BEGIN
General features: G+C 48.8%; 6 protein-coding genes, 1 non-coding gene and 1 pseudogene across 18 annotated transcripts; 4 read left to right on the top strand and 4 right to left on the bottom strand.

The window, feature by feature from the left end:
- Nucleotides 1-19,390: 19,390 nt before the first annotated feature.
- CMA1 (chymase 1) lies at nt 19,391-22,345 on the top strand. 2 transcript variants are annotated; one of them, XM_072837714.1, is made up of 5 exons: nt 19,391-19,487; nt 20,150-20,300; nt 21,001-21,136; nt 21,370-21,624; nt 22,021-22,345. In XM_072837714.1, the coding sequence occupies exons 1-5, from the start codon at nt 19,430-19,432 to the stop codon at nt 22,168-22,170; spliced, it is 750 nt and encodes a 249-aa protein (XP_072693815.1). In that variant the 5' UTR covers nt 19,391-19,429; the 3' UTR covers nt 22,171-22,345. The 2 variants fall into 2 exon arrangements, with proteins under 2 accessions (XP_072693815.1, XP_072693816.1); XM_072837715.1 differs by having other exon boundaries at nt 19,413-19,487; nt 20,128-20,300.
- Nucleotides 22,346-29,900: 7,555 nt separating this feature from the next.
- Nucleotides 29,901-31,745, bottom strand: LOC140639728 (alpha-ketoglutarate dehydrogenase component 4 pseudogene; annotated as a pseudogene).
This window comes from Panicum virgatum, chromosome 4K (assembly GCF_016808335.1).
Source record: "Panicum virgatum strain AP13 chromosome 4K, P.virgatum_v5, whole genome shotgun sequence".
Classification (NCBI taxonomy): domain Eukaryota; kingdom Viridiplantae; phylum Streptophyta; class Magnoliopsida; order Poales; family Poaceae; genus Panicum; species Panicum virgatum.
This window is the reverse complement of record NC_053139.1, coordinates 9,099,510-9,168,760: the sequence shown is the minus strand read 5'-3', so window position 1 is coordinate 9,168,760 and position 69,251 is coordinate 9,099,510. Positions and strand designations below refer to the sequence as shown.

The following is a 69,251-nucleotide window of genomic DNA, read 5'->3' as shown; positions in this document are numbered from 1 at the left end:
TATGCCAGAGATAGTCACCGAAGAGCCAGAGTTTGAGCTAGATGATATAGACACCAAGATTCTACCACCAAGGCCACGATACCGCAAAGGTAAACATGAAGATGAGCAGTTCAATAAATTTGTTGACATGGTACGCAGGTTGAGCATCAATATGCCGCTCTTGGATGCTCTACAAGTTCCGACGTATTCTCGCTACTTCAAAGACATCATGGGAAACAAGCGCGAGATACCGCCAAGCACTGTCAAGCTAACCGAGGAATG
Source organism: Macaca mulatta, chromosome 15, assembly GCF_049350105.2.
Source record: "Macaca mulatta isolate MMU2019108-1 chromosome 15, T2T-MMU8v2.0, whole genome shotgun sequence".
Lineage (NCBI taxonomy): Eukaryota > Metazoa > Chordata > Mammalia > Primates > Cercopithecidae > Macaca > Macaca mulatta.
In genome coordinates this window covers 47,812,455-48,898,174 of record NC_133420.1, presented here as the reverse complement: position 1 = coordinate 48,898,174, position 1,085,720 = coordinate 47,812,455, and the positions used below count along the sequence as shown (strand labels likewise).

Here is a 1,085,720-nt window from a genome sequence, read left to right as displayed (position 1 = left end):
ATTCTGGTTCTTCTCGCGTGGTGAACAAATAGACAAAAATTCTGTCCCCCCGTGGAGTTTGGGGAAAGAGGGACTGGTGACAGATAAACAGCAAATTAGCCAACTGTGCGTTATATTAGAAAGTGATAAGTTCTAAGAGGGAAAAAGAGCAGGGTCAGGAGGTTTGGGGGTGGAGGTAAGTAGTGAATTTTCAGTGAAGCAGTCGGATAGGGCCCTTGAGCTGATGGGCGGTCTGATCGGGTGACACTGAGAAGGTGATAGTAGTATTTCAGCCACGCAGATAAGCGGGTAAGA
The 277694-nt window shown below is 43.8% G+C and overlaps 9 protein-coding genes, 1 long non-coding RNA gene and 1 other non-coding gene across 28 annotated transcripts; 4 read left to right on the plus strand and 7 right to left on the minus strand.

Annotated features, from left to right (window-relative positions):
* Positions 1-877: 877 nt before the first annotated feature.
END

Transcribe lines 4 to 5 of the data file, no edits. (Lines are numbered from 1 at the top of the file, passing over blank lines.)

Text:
- CMA1 (chymase 1) lies at nt 19,391-22,345 on the top strand. 2 transcript variants are annotated; one of them, XM_072837714.1, is made up of 5 exons: nt 19,391-19,487; nt 20,150-20,300; nt 21,001-21,136; nt 21,370-21,624; nt 22,021-22,345. In XM_072837714.1, the coding sequence occupies exons 1-5, from the start codon at nt 19,430-19,432 to the stop codon at nt 22,168-22,170; spliced, it is 750 nt and encodes a 249-aa protein (XP_072693815.1). In that variant the 5' UTR covers nt 19,391-19,429; the 3' UTR covers nt 22,171-22,345. The 2 variants fall into 2 exon arrangements, with proteins under 2 accessions (XP_072693815.1, XP_072693816.1); XM_072837715.1 differs by having other exon boundaries at nt 19,413-19,487; nt 20,128-20,300.
- Nucleotides 22,346-29,900: 7,555 nt separating this feature from the next.